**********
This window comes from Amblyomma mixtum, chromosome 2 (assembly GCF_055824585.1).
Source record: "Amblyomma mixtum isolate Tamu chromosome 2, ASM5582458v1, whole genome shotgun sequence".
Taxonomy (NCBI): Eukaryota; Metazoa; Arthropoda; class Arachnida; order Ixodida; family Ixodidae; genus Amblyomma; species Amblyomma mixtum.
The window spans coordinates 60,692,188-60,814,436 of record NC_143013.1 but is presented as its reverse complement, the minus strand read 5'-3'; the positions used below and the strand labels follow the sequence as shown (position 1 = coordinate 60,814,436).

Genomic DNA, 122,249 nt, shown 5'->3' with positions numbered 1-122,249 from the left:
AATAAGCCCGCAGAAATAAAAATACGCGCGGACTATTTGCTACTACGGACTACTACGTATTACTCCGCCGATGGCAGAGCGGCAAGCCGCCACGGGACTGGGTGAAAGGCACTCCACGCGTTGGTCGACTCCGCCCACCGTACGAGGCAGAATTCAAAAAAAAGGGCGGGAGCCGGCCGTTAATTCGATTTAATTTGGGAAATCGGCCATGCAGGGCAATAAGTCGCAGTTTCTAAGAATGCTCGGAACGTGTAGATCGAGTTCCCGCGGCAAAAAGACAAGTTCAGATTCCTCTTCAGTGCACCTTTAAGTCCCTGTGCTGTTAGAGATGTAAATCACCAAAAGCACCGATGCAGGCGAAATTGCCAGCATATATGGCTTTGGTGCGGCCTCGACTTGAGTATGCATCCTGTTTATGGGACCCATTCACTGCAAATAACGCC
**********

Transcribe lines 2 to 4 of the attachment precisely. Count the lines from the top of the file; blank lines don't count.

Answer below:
Source record: "Amblyomma mixtum isolate Tamu chromosome 2, ASM5582458v1, whole genome shotgun sequence".
Taxonomy (NCBI): Eukaryota; Metazoa; Arthropoda; class Arachnida; order Ixodida; family Ixodidae; genus Amblyomma; species Amblyomma mixtum.
The window spans coordinates 60,692,188-60,814,436 of record NC_143013.1 but is presented as its reverse complement, the minus strand read 5'-3'; the positions used below and the strand labels follow the sequence as shown (position 1 = coordinate 60,814,436).